Jamie Foxx makes The Kingdom worth watching.
R for intense violence, language
This movie starts off like gang busters with a fantastic opening credits sequence that recounts the history of Saudi Arabia and its associated international relations, dating back to 1932 and running up to current history. It effectively sets the stage. What takes place on that stage at times feels like a timely thriller, at others like a pandering exploitation flick.
The pace stays brisk. In Riyadh, Saudi Arabia, a terrorist attack leaves 100 people dead. Two men in Saudi soldier gear tear through the neighborhood, shooting at anything that moves. At the softball field, a suicide bomber takes down as many people as he can.
It’s a harrowing sequence, one that plays off the daily headlines of terrorist bombings and suicide attacks plaguing the Middle East and other territories. From there, the movie takes a radical shift to Washington, D.C., where Ronald Fleury (Jamie Foxx, Ray) dotes over his young son before getting an urgent call.
With the FBI scrambling in reaction to the attack in Riyadh, Fleury swiftly connects with a Washington Post reporter who puts him in touch with a Saudi ambassador and bada-bing, Fleury and a few of his closest, most trusted colleagues are en route to Saudi Arabia on a mission to track down the attack’s masterminds.
The clock is ticking; they’ve got five days to complete their mission. But, naturally, the Saudis don’t exactly greet them in a spirit of detente.
The Kingdom swings from gung-ho G.I. Joe-style adventure to revenge flick to gripping thriller and back again with mixed results. On the bright side, when its not feeling overly contrived, it does manage to ratchet up the tension. In particular, as the story barrels down on the conclusion, director Peter Berg (Friday Night Lights) generates considerable heat as Fleury and his crew pursue their prey.
That crew is something of a Fantastic Four. There’s Fleury himself, a tough soldier and gentle father. Grant Sykes (Chris Cooper, Breach) is the tough, no-nonsense older veteran. Janet Mayes (Jennifer Garner, Alias) is the tough female of the bunch. And then there’s Adam Leavitt (Jason Bateman, The Break-Up), the not-so-tough guy whose most valuable skill seems to be comic relief.
On the Saudi side, this globe-trotting A-Team is assisted by Col. Faris Al Ghazi (Ashraf Barhom, Paradise Now). Like Fleury, he’s a soldier and a father. Once the ice breaks between the two, they work well together; Foxx and Barhom hit the right marks with their odd, initially uneasy chemistry.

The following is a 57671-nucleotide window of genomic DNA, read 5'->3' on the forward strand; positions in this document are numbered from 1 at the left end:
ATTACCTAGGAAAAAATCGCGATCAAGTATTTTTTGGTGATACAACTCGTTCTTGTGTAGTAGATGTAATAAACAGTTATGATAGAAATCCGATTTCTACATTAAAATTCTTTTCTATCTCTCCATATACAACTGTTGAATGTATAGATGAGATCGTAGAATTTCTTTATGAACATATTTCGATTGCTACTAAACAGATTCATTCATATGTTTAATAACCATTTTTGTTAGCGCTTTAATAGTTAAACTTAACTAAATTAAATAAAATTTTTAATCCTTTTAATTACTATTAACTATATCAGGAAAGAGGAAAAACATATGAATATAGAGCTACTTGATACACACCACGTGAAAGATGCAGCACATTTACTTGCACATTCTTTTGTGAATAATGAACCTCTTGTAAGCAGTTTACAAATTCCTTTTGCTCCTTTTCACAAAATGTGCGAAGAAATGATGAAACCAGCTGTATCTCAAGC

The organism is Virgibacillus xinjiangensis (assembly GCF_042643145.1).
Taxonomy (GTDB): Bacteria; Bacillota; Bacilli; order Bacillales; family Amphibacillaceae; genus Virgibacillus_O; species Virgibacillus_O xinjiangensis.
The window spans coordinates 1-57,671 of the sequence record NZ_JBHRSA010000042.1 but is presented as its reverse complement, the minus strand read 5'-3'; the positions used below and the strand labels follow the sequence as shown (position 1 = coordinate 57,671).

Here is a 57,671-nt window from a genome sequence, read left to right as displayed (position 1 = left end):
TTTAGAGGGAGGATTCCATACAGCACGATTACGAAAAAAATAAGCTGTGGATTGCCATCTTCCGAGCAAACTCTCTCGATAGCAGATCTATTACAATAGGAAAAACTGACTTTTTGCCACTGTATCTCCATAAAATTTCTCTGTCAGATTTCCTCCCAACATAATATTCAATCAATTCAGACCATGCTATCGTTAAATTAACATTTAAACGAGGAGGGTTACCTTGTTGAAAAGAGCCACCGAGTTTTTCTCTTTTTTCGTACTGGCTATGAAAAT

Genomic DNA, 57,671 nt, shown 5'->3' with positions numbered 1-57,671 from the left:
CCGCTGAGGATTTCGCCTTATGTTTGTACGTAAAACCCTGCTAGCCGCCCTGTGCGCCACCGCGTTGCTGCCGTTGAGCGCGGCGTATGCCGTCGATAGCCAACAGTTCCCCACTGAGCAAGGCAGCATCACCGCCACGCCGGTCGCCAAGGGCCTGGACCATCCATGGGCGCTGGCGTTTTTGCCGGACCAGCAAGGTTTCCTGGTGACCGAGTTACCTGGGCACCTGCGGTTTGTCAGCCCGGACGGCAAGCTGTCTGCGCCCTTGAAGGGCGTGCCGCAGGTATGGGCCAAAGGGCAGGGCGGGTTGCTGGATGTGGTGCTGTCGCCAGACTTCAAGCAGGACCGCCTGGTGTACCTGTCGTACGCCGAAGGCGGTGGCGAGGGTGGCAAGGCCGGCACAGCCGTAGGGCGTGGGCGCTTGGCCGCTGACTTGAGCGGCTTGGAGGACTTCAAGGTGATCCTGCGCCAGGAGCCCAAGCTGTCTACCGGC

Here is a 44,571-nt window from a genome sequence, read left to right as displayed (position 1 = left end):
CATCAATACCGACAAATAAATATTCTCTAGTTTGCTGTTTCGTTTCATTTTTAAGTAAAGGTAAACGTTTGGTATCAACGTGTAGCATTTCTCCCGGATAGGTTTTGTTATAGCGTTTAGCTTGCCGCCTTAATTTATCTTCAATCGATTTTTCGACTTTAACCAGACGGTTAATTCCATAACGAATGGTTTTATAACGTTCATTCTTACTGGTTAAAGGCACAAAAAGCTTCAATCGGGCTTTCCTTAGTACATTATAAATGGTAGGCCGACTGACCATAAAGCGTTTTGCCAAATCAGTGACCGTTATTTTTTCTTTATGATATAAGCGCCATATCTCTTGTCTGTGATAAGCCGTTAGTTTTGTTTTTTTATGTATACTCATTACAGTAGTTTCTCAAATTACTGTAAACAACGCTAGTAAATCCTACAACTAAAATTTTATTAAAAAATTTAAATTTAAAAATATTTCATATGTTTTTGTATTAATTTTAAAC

When they’re patrolling the streets of Riyadh and conducting their investigation, the movie calls to mind the disorienting tensions of Ridley Scott’s far superior Black Hawk Down. But, while Scott’s movie was based on a real-life situation, The Kingdom fritters around with a fictional story that unfortunately starts to feel exploitative when Fleury’s company falls under fire in a run-down part of Riyadh. (“This is a very bad neighborhood,” Al Ghazi states, humorously pointing out the obvious.)
One of the victims in the initial terrorist attack is a well-respected, much-loved colleague to Fleury and his team. That’s really their impetus for going: to seek revenge for a lost friend.
That’s fine. They have their motivation. And most James Bond movies also play off contemporary political tensions, using real-life threats as a jumping point for the superagent’s exploits.
But with The Kingdom, those exploits start to feel eerily exploitative. Following the movie’s grisly climax, the Americans and the terrorists are shown as having one thing in common: a complete and utter distaste for each other.
“We’re going to kill them all” is the shared sentiment. The line is delivered from a grandfather, one of the terrorists behind the Riyadh attack, to a grandchild. It’s also shared as a whisper between a pair of the story’s protagonists.
Is it chilling? Most definitely. Does it make for a good movie? Sure.
Is it healthy? That’s debatable.
And maybe that debate will ultimately lend The Kingdom a greater sense of value.